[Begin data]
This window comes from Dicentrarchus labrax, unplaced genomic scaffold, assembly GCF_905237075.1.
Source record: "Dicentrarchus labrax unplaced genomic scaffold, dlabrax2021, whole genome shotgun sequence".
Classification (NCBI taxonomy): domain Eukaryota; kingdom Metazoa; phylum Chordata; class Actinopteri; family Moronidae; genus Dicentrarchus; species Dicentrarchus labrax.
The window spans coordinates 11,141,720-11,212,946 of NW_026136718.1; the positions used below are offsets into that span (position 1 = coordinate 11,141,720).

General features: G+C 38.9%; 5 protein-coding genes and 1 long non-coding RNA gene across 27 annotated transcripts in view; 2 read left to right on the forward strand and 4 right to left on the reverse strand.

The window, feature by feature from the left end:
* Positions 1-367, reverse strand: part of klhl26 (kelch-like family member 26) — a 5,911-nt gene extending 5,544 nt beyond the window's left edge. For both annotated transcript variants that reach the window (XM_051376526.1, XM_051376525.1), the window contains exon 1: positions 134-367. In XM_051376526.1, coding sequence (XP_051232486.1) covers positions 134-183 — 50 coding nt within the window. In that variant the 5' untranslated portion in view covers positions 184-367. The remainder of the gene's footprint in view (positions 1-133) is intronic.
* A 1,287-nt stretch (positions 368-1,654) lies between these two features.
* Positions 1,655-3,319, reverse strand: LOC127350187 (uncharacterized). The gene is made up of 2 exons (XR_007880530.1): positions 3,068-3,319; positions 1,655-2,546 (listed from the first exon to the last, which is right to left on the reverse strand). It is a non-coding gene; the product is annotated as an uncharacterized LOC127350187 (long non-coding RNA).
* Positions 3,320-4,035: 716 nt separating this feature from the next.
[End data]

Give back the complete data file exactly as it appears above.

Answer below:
This window comes from Dicentrarchus labrax, unplaced genomic scaffold, assembly GCF_905237075.1.
Source record: "Dicentrarchus labrax unplaced genomic scaffold, dlabrax2021, whole genome shotgun sequence".
Classification (NCBI taxonomy): domain Eukaryota; kingdom Metazoa; phylum Chordata; class Actinopteri; family Moronidae; genus Dicentrarchus; species Dicentrarchus labrax.
The window spans coordinates 11,141,720-11,212,946 of NW_026136718.1; the positions used below are offsets into that span (position 1 = coordinate 11,141,720).

General features: G+C 38.9%; 5 protein-coding genes and 1 long non-coding RNA gene across 27 annotated transcripts in view; 2 read left to right on the forward strand and 4 right to left on the reverse strand.

The window, feature by feature from the left end:
* Positions 1-367, reverse strand: part of klhl26 (kelch-like family member 26) — a 5,911-nt gene extending 5,544 nt beyond the window's left edge. For both annotated transcript variants that reach the window (XM_051376526.1, XM_051376525.1), the window contains exon 1: positions 134-367. In XM_051376526.1, coding sequence (XP_051232486.1) covers positions 134-183 — 50 coding nt within the window. In that variant the 5' untranslated portion in view covers positions 184-367. The remainder of the gene's footprint in view (positions 1-133) is intronic.
* A 1,287-nt stretch (positions 368-1,654) lies between these two features.
* Positions 1,655-3,319, reverse strand: LOC127350187 (uncharacterized). The gene is made up of 2 exons (XR_007880530.1): positions 3,068-3,319; positions 1,655-2,546 (listed from the first exon to the last, which is right to left on the reverse strand). It is a non-coding gene; the product is annotated as an uncharacterized LOC127350187 (long non-coding RNA).
* Positions 3,320-4,035: 716 nt separating this feature from the next.